It’s one of those foods that you can’t explain through words, but only through the mouthgasmic belly-and-soul-comfort experience--which no one outside Canada, or actually even outside Quebec, seems to really get.

The classic artery-clogging combination of fries, gravy and cheese curds has become such a strong symbol of Quebecois culture that it has not only maintained itself as a fast food staple but has been a dish that Canadian chefs always return to, to experiment with and build on.

Its pretty trendy at this point, as restaurants like Au Pied de Cochon and La Banquise play with the essential ingredients to re-imagine the classic dish and keep it current.

So who was the first person to come up with this combination that's weathered the ages? There’s a few creation myths told about the origins of this greasy favourite, but they are all basically a variation of this one dating back to 1957 in Warwick: At a restaurant called Le Lutin Qui Rit, a client asked the owner Fernand Lachance (who calls himself the father of poutine) to mix fries and cheese curds together in the same bag, with gravy on top to keep the fries warm. Lachance replied, “ca va te faire une maudite poutine,” giving the dish its name.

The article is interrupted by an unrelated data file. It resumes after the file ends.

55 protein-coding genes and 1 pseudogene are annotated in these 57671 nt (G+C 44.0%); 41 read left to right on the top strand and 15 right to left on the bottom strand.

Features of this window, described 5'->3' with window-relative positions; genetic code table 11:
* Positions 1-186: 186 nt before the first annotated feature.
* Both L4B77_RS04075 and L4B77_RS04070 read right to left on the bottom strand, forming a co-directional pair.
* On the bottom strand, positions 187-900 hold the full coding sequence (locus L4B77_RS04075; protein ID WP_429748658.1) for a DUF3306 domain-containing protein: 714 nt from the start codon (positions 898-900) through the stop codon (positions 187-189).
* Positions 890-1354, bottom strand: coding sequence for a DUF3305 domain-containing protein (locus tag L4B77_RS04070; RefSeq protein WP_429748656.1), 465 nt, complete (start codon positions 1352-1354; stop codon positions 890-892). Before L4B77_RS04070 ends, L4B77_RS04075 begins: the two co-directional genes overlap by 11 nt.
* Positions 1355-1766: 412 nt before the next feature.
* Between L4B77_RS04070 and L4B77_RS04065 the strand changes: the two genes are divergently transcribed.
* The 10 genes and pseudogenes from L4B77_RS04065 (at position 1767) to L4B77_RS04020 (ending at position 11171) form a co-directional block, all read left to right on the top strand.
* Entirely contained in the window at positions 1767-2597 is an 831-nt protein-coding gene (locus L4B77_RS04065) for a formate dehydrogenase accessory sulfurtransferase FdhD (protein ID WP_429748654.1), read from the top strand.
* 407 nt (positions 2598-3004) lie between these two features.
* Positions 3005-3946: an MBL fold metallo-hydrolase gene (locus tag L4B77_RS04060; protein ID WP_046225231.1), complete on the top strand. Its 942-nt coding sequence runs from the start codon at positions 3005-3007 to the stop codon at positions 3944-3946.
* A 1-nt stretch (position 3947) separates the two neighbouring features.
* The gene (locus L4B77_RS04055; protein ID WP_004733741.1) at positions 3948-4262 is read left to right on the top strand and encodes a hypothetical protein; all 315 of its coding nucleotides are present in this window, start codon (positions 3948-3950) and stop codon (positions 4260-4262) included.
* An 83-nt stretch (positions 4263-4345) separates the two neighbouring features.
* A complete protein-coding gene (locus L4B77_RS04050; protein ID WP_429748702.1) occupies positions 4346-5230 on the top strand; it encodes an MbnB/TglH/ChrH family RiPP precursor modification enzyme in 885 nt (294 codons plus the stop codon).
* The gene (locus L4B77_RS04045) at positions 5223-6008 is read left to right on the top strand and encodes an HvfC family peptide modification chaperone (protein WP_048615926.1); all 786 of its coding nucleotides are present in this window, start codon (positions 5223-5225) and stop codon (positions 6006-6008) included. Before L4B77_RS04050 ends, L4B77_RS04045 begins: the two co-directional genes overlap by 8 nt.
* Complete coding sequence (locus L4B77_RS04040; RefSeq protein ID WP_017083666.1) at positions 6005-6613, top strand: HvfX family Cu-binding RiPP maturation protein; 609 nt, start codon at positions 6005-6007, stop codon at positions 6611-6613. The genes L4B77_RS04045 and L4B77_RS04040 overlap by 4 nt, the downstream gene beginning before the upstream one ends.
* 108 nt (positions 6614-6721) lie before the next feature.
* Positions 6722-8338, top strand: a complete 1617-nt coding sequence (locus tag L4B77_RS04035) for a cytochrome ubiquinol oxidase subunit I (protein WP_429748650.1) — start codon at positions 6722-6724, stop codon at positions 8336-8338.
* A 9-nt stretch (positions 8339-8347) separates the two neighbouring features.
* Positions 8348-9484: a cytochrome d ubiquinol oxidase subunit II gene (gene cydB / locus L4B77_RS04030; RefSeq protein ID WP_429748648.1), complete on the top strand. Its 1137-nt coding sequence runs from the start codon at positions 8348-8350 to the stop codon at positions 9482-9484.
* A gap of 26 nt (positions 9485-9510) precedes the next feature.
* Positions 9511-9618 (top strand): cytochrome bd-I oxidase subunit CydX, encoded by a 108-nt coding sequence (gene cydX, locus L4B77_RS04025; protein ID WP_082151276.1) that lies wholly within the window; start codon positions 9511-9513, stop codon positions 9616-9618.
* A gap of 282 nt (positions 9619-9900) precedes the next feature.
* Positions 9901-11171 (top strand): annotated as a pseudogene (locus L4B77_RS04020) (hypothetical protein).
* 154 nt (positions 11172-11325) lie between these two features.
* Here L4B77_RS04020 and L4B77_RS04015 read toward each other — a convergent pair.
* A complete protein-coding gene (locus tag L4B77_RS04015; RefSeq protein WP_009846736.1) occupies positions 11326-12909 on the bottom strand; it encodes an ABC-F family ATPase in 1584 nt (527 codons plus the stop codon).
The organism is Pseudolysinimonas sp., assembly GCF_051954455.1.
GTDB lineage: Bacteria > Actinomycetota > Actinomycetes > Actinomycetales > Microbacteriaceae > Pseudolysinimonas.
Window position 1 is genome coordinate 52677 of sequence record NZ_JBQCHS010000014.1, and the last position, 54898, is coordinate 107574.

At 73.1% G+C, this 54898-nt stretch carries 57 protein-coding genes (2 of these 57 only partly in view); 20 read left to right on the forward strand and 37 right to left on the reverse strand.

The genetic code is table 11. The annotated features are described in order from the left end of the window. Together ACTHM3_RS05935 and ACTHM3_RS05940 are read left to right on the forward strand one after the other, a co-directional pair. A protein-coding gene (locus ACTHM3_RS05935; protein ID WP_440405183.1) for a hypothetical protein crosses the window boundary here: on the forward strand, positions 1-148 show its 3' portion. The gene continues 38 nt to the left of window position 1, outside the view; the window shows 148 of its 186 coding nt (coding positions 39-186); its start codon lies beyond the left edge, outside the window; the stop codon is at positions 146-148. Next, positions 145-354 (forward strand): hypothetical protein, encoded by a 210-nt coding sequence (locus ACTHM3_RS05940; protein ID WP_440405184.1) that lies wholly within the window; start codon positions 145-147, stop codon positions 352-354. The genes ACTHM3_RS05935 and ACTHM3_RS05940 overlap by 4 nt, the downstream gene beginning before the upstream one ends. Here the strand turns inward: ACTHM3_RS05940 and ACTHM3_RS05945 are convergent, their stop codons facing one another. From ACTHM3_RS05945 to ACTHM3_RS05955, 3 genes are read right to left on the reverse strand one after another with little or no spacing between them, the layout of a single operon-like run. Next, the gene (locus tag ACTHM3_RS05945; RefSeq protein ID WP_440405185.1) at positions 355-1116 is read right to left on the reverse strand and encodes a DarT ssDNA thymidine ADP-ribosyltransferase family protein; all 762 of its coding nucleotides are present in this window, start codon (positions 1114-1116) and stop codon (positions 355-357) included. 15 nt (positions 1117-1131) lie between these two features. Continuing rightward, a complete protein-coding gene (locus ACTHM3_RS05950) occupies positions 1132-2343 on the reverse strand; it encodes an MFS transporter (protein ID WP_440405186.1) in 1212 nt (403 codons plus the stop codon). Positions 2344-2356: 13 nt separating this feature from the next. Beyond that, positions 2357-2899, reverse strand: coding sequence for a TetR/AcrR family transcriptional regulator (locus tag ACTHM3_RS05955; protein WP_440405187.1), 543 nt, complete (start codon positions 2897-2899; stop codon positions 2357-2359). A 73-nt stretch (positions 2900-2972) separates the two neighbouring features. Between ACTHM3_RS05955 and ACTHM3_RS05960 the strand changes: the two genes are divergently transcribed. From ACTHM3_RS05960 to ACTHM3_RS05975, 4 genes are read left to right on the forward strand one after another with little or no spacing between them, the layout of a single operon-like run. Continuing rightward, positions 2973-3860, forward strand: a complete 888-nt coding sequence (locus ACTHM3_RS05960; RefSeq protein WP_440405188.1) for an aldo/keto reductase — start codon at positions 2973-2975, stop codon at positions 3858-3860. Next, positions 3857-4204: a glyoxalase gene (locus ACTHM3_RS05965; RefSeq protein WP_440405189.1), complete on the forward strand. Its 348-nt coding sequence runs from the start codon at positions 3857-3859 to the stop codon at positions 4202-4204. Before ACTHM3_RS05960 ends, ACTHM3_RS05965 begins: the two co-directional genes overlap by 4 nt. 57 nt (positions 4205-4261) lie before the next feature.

Love it or hate it, gotta respect it: poutine’s been around far longer than you, it’s a 56 year old tradition!

Tell us below what poutine means to you!

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